Wilbur Wright

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Wright, Wilbur.jpg
Reproduction of a portrait of inventor Wilbur Wright from Dayton, Ohio, ca. 1900-1912. Wilbur and his brother Orville built and flew the first mechanically powered airplane.

Aviator Wilbur Wright was born on April 16, 1867, in Millville, Indiana. His parents were Bishop Milton Wright and Susan Catharine Wright. Wilbur Wright was the third of the Wrights' four children. When Wright was only a child, the family moved to Dayton, Ohio. He attended the local public schools with his siblings but never graduated from high school or attended college.

Wright and his brother Orville were continually looking for new challenges. As young men, the two brothers went into business together. At one point, they opened a print shop. They also began making bicycles in their own bicycle shop. These bicycles were called Wright Flyers. The Wright brothers had an interest in flight that had been sparked by a toy shaped like a helicopter that their father had given them as children. As adults, the two men were interested in gliders like those built by Otto Lilienthal. Wilbur and his brother began experimenting with wing designs for an airplane. They envisioned a bi-plane that could be guided by warping the wings.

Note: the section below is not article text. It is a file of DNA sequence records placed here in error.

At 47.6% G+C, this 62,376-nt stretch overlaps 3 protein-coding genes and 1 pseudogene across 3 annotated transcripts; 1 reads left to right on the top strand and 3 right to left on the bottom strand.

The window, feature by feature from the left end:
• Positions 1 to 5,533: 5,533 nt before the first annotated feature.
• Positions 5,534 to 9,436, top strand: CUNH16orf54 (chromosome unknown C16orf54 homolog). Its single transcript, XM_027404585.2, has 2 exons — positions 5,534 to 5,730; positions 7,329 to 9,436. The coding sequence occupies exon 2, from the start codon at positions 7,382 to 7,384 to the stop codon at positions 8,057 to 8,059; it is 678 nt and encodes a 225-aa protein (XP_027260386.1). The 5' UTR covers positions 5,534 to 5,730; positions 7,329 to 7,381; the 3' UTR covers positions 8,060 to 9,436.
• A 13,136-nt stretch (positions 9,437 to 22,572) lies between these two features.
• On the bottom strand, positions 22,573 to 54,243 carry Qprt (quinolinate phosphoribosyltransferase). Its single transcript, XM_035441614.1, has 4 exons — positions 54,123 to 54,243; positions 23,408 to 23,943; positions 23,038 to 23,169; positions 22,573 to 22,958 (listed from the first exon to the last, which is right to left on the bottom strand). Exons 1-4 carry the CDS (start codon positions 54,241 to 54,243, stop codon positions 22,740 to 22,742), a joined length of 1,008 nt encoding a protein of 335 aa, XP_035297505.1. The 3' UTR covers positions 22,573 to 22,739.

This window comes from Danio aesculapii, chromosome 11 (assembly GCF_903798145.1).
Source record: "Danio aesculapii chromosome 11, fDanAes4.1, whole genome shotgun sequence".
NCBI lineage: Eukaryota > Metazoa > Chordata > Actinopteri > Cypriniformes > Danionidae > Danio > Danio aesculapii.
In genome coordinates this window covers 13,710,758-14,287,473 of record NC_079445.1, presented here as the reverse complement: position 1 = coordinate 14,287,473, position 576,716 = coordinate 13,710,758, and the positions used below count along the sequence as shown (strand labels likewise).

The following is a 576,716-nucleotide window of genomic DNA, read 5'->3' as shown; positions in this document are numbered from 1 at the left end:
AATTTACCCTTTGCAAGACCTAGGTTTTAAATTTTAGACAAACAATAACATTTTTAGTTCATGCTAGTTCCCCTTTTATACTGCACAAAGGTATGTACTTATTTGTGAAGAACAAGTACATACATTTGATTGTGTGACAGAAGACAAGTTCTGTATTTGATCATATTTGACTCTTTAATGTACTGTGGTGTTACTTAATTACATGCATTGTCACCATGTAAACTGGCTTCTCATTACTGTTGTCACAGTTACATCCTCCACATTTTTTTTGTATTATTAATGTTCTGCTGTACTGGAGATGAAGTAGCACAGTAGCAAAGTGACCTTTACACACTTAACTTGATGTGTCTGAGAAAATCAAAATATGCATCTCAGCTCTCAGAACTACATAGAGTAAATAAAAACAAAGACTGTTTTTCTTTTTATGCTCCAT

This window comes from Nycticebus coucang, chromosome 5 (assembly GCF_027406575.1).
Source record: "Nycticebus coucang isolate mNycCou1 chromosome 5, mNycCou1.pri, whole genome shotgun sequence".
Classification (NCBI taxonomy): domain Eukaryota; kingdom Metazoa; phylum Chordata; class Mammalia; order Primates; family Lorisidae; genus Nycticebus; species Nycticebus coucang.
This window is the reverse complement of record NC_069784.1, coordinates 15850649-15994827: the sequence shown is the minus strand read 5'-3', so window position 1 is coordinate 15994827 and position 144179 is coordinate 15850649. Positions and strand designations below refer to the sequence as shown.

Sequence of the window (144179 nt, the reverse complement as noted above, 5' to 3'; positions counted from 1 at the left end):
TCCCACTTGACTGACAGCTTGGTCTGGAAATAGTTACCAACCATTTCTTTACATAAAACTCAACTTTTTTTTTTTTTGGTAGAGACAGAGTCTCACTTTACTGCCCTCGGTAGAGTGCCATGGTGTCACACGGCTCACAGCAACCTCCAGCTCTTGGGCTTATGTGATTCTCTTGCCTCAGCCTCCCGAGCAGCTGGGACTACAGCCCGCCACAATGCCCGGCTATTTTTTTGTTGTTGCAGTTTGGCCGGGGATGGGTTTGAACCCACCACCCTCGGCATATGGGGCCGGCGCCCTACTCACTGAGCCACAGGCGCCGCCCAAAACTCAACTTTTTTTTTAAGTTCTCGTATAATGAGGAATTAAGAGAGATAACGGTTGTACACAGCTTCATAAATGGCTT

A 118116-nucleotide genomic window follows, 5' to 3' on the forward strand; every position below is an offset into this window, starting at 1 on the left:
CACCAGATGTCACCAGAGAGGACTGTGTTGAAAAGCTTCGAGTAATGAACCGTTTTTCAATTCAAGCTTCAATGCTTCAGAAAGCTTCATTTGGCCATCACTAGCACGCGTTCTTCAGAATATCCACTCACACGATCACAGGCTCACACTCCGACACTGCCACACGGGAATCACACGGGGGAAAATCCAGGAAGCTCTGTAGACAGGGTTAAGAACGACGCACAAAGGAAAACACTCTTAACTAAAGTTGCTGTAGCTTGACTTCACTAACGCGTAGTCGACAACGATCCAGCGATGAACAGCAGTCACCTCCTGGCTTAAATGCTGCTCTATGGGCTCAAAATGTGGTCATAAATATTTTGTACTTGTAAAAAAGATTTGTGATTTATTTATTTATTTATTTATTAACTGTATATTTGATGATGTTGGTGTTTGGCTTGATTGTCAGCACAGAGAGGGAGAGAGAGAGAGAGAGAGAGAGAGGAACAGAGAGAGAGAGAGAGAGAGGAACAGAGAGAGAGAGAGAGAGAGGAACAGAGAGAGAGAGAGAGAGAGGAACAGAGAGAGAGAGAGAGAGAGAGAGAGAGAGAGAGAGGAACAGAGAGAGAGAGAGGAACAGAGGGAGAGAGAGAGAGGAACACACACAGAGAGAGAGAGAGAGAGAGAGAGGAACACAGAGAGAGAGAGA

Orville and Wilbur Wright continued to experiment with their airplane designs, first with gliders and eventually with powered flight. Their first successful flight of a powered airplane occurred at Kitty Hawk, North Carolina, on December 17, 1903. That first plane was very primitive, but within a few years, the Wright brothers, as well as other aircraft designers, had begun to make many improvements. The first flight only lasted twelve seconds and traveled 120 feet, but a later flight that day lasted fifty-nine seconds and traveled 852 feet.

Many Americans, including journalists, did not believe the story of the Wright brothers' first flight. Only five Ohio newspapers covered the story originally, because the others refused to believe that flight was possible. That skepticism proved to be short-lived, and Americans became very interested in news stories about airplanes. In the short term, the Wrights found it difficult to obtain funding for their efforts. They attempted to sell their design to the United States military, but the government was still too skeptical about the possibilities of flight. By 1908 and 1909, Wilbur Wright was gaining international attention for the brothers' designs by setting aeronautical records in France. He also sought newspaper coverage by flying around the Statue of Liberty and then flying along the Hudson River. Throughout this time period, the Wright brothers were continuing to develop new advances in aeronautical design.

Wilbur Wright's promise was cut short when he contracted typhoid fever. He died on May 30, 1912. His brother Orville continued to work on new developments in aircraft design after Wilbur's death.

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